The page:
Daily Development for
Monday, February 8, 1999
by: Patrick A. Randolph, Jr.
Professor of Law
UMKC School of Law
Of Counsel: Blackwell Sanders Peper Martin
Kansas City, Missouri
VENDOR/PURCHASER; MISREPRESENTATION; HOME RELOCATION: Seller who delivers deed to home relocation service is liable to ultimate purchaser for common law and statutory failure to disclose material latent defects in form of noisy neighbors.
Shapiro v. Sutherland, 76 Cal. Rptr. 2d 101 (Cal. App. 1998).
Seller was transferred by his employer and was unable to sell his house in a timely fashion. The employer had on contract an employee relocation service that facilitated such transfers by paying the employee for the house and later reselling it. The facts to not indicate whether the service or the employer realized any profit or loss from such sales. In this case, in fact, the property was eventually sold a year later at a price of almost $100,000 less than the service had paid plaintiff.
The gist of the case is that the seller had filled out a statutory disclosure form, listing the relocation service as the buyer, that had a space to be checked for "neighborhood noise problems or other nuisances." Apparently it was undisputed that the next door neighbors had caused difficulties for the sellers in the past with loud music and loud arguments, and that in fact plaintiffs had called the police to quell these disturbances on "a number of occasions."
The house remained vacant for a year while the relocation service attempted to sell it, and when it eventually did sell the house the relocation service passed on to the buyer the (now one year old) statutory disclosure statement given to it by seller. The relocation company did not separately indicate any neighborhood noise problems because it had no knowledge of any such problems. It further disclosed to the buyers that it had not been in occupancy of the house and was not in a position to report on a number of items that an ordinary seller might have to disclose.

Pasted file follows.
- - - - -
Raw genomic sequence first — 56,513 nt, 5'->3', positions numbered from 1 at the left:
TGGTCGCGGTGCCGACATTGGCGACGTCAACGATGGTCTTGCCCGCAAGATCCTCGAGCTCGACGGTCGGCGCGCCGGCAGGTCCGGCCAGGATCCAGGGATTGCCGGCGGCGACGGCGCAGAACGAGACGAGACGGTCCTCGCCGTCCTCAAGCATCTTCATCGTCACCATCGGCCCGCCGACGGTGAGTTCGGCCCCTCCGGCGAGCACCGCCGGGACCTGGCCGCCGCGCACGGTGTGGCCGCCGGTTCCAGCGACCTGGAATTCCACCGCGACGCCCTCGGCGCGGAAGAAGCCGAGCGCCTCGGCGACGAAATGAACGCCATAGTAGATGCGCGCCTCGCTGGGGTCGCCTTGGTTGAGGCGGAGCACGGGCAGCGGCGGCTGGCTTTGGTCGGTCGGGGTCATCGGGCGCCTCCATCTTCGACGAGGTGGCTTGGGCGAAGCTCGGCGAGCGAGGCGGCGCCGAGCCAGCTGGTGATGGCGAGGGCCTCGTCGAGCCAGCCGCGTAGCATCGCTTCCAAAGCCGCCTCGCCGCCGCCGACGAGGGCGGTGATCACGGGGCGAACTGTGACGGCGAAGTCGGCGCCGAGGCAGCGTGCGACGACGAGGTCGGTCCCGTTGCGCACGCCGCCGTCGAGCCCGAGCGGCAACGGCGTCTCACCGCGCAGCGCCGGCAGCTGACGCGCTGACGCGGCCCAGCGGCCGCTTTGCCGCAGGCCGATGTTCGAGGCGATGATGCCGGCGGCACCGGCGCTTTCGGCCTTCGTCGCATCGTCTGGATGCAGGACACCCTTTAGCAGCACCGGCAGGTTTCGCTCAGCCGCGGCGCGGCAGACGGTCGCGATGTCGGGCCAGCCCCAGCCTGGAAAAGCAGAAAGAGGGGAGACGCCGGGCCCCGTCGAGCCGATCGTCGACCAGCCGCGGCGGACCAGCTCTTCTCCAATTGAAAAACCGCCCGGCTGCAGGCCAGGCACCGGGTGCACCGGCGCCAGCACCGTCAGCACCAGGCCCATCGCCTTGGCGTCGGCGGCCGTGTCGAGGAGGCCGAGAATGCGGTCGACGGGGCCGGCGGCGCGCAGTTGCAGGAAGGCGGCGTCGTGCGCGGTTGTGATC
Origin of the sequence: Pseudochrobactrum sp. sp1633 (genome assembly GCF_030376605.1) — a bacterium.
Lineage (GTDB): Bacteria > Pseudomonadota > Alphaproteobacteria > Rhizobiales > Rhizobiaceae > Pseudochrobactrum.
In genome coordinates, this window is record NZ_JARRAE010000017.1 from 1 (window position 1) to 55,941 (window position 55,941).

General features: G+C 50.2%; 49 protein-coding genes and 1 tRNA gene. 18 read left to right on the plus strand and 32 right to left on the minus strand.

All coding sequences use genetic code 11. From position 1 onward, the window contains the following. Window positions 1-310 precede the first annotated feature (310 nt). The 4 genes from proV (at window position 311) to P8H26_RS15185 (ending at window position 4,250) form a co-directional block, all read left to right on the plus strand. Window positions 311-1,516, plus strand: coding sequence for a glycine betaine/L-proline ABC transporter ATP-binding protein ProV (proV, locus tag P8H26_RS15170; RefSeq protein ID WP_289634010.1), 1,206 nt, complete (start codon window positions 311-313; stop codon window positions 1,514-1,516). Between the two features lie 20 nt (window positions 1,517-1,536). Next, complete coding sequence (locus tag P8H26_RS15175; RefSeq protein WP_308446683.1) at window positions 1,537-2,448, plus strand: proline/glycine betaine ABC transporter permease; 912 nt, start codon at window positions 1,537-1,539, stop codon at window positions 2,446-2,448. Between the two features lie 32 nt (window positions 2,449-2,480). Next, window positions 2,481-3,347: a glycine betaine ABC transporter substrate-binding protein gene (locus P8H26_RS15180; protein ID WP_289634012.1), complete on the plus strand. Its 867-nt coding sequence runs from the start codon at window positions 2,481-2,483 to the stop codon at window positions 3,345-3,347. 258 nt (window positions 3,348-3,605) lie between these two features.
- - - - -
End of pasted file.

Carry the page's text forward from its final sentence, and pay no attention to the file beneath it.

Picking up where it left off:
When the neighbors started acting up again, the buyer discovered the long standing nature of the problem and brought suit against the relocation service and the seller. The trial court dismissed as to both defendants.
On appeal: held: Reversed as to sellers, but affirmed as to the relocation company. The relocation company stays in the case, however, because the buyer also sued to rescind based upon the misrepresentation by the seller.
The court held that the seller could be found liable for the tort of "deceit by indirection" as described in Section 533 of the Restatement of Torts, 2d. The seller knew or should have known that its misrepresentation would be passed on to others by the relocation company and that these others might rely upon it. It did not matter that the seller did not know who these others might be. The court emphasized that the seller executed and delivered to the relocation company a deed with the grantee's name blank. This does not, however, appear to be a critical issue, because the overall circumstances of the transaction otherwise would have put the seller on notice that the disclosure form would be relied upon by others.
The relocation company had no statutory or common law duty to look behind the representations made by the seller and had no independent knowledge of the noise problems, so it had no duty of disclosure itself.
Comment 1: Although, on its face, the case seems to proceed logically, we must keep in mind that the seller filled out the disclosure statement at a certain time and place, and that it was used much later and under circumstances over which the seller had no control. This leaves a tremendous amount of "play in the joints" in terms of both causal links and foreseeability. The court paints one picture of the facts for us here, but of course there were many other possibly relevant facts occurring over the course of the year since the seller filled out its form. Shouldn't there be some formal limit on the degree to which persons who receive statutory disclosure forms can transmit them to relying parties?
Comment 2: Another problem is the matter to be disclosed itself. The court points to another California case that requires disclosure of noise problems that amounted to a common law nuisance. But it does not rule here that the noise problems alleged in this case had to reach that level. Shouldn't it have done so? Every little dispute between neighbors ought not to be construed as a significant issue affecting value of real estate. Neighbors and attitudes come and go. One owner's loud neighbor may turn out to be the perfect party playmate for the next owner. Only when the noise problems amount to such an offense that they are independently actionable as a nuisance is it appropriate to conclude that they are so offensive to the average landowner that they warrant disclosure. There should be a "case within a case" in the trial court on that issue here.
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